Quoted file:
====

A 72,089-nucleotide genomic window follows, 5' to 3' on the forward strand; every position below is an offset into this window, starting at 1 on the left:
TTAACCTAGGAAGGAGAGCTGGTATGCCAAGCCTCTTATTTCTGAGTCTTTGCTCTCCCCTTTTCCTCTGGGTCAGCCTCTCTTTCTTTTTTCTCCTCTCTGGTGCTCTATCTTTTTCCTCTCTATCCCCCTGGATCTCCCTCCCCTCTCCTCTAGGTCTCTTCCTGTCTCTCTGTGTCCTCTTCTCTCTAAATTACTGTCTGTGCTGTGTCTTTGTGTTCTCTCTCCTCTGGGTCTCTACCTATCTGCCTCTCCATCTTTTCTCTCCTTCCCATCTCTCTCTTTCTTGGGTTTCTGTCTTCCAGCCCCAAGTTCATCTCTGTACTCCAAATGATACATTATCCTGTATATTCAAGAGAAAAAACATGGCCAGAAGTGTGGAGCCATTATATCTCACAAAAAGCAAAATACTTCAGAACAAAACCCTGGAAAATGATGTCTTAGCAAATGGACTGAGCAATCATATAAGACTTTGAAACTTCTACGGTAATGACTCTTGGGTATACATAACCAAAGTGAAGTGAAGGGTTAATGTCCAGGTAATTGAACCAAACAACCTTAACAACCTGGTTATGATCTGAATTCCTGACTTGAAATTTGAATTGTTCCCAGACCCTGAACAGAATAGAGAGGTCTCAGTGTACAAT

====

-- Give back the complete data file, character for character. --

A 72,089-nucleotide genomic window follows, 5' to 3' on the forward strand; every position below is an offset into this window, starting at 1 on the left:
TTAACCTAGGAAGGAGAGCTGGTATGCCAAGCCTCTTATTTCTGAGTCTTTGCTCTCCCCTTTTCCTCTGGGTCAGCCTCTCTTTCTTTTTTCTCCTCTCTGGTGCTCTATCTTTTTCCTCTCTATCCCCCTGGATCTCCCTCCCCTCTCCTCTAGGTCTCTTCCTGTCTCTCTGTGTCCTCTTCTCTCTAAATTACTGTCTGTGCTGTGTCTTTGTGTTCTCTCTCCTCTGGGTCTCTACCTATCTGCCTCTCCATCTTTTCTCTCCTTCCCATCTCTCTCTTTCTTGGGTTTCTGTCTTCCAGCCCCAAGTTCATCTCTGTACTCCAAATGATACATTATCCTGTATATTCAAGAGAAAAAACATGGCCAGAAGTGTGGAGCCATTATATCTCACAAAAAGCAAAATACTTCAGAACAAAACCCTGGAAAATGATGTCTTAGCAAATGGACTGAGCAATCATATAAGACTTTGAAACTTCTACGGTAATGACTCTTGGGTATACATAACCAAAGTGAAGTGAAGGGTTAATGTCCAGGTAATTGAACCAAACAACCTTAACAACCTGGTTATGATCTGAATTCCTGACTTGAAATTTGAATTGTTCCCAGACCCTGAACAGAATAGAGAGGTCTCAGTGTACAAT